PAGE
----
skeeter New Member

    husband and I do a lot of volunteering for our community. We are member of Citizens on Patrol, and Problem Oriented Policing, and husband does Court Watch (where they follow those convicted of crimes in our neighborhood, or those that live in our neighborhood, through the system).

    "Historically" there have been several reasons for incarceration - rehabilitation, prevention, punishment, and to protect society. With a 70% recidivism rate here, I think everyone can say rehabilition doesn't work. Going to jail is not seen as a threat OR a punishment for many - in fact, they'd rather go to jail for 6 months than have community control for 2 years.

    That means the ONLY reason for incarceration is to protect society.

    And that does NOT mean incarcerating those that have non-violent offense, psychological issues (that would be better treated in other ways), etc.

    However, we have no other options.

    The year before last we were asked to be a part of a tax initiative called a "comprehensive safety plan". Yes, there was to be money set aside to build a new jail - but that's because one of ours (that is now closed and we lost 800 beds when it did so) was a 100 year old factory that was falling apart. There was also a lot of money that was going to go to things such as reintroduction to society (one plan was a training certificate that the person would earn for future employment options), psychological and drug treatments, juvenile prevention, etc.

    It also wasn't a lot as far as taxes go. It was a sales tax, half cent for 8 years, 1/4 cent for 7 years, then it would be taken off - it could not be renewed.

    The opposition (and believe me, I'm against taxes as much as the next person) grabbed ahold of the "jail" portion (it became know as the jail tax) and managed to get it defeated.

    Our county is broke, but by law has to have a balanced budget. Because of all the state and federal mandates that MUST be funded, the only area that the county really has any say so over is safety and Jobs and Family Services. Several hundred at J&FS have lost jobs. Over 100 deputies have been let go. One of our jails has been closed. We have one in house treatment facility left. Trying to keep track of those on community control is impossible.

    husband fights constantly for psychological treatment for some of our "guys" - we know they aren't really criminals, they need help. But there is no where for them to go. They continue to self medicate, and then get into trouble.

    I don't know what the answers are. We've been involved in this for about 5 years now, and it gets harder and harder. One of our "guys" was murdered in February, less than 2 weeks after he was released from jail. He was 19.
  10. Hound dog

    Hound dog Nana's are Beautiful

    Having family members in the penal system...........

    I can see both sides of the debate. One side wants to play "tough love" hoping stiffer sentences will be a deterant. The other wants to treat the "issues" of some inmates in hopes of rehabilitation and less repeat offenses.

    I have one nephew who most likely would have benefited from treatment for his bipolar had it been offered his first time in prison at 17. None such was offered where he was at the time. By his 2nd stint in prison.....almost halfway thru his sentence someone finally decided to listen. My nephew started treatment. But by then, although it did drastically help his moods ect, his "mind-set" on the world and how it works was warped. This nephew was paroled 8 months ago. No one will hire him because he is a felon. A twice convicted felon.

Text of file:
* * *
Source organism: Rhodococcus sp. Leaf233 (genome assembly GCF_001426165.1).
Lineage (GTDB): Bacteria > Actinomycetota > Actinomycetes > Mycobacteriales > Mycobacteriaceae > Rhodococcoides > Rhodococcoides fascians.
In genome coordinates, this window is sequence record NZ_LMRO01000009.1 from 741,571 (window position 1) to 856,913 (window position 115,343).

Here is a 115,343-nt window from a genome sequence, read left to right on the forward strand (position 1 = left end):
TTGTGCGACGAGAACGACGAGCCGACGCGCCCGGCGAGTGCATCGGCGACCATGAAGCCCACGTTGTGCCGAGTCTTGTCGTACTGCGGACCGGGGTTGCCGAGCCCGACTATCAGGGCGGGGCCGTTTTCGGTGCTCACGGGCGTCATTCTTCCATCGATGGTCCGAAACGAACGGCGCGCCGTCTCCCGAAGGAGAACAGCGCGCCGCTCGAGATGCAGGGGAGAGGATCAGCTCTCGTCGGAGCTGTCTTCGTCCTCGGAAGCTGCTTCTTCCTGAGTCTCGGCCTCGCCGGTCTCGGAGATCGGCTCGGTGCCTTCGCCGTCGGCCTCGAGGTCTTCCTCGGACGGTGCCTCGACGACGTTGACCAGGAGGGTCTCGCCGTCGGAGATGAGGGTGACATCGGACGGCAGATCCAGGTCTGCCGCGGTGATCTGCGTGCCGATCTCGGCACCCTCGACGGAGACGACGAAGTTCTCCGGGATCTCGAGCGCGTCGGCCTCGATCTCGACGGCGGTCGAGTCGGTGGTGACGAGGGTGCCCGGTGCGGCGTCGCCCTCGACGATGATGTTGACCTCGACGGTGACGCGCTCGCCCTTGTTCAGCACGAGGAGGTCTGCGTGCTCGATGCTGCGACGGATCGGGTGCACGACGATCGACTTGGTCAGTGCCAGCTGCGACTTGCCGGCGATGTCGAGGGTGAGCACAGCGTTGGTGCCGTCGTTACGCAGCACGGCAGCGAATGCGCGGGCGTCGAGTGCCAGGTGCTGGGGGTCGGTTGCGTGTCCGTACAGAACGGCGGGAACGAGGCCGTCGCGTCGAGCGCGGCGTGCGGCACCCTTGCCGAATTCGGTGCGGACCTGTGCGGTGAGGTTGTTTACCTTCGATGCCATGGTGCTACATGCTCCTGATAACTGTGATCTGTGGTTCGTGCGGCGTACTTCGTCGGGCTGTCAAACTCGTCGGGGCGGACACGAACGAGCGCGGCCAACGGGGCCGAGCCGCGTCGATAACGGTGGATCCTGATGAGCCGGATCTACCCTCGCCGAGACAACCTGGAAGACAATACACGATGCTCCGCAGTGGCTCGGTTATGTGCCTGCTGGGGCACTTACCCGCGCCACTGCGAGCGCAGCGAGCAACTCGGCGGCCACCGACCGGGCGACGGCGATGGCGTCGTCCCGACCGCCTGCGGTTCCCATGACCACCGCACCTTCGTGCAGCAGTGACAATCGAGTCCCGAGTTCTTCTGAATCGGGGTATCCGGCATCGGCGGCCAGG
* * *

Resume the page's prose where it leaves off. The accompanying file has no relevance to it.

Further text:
My other nephew is now serving a long sentence for attempted bank robbery. (idiot) My brother did all he could with this kid to get him on the straight and narrow. And this nephew.....well if he has a mental illness he's mighty good about not showing symptoms. He is, however, lazy and determined to get money the "easy" way. This one would not benefit from any sort of rehab services I don't think. (I may be wrong)

    A cousin of mine turned out to be a "lifer". He didn't have a life sentence....he would just get paroled and do something that would wind him back inside. Honestly, I think it is because all of his sentences were long enough he felt like he was returning to a different world.

    My brother in law was in for a year over a stupid choice when he was young. That was enough for him and he never got into trouble with the law again. He got sent to a medication scurity prison on that first offense. He equaled it to being in *ell for a year.

    The first proposal I don't know if it would work. Certainly I get mad when someone can kill someone and be walking the streets 5 yrs later. Personally, I don't think those that do violent crimes should be released. (my opinion) But adding more time...don't see how that's going to do much.

    Treatment would be good for those who need it and may cause a drop in repeat offenders. IF they keep services available for them upon release and find a way to ease them back into society.

    Yet I am more for getting those persons treatment and services before they wind up in the system to begin with. My sister begged for services for older nephew for years and got nothing. She tried everything and it all fell on deaf ears.

    Oh. I also think many prison facilities have become a little to cushy these days. Cable tv, internet, stereos, gyms. I realize inmates have to have something to do....but geez many places inmates are living better than I am.:faint:

    Oh, and younger nephews attitude about going to prison........So? I get 3 meals a day and live high on the hog for how ever many years they give me. Sad part of that was he wasn't too far off the mark.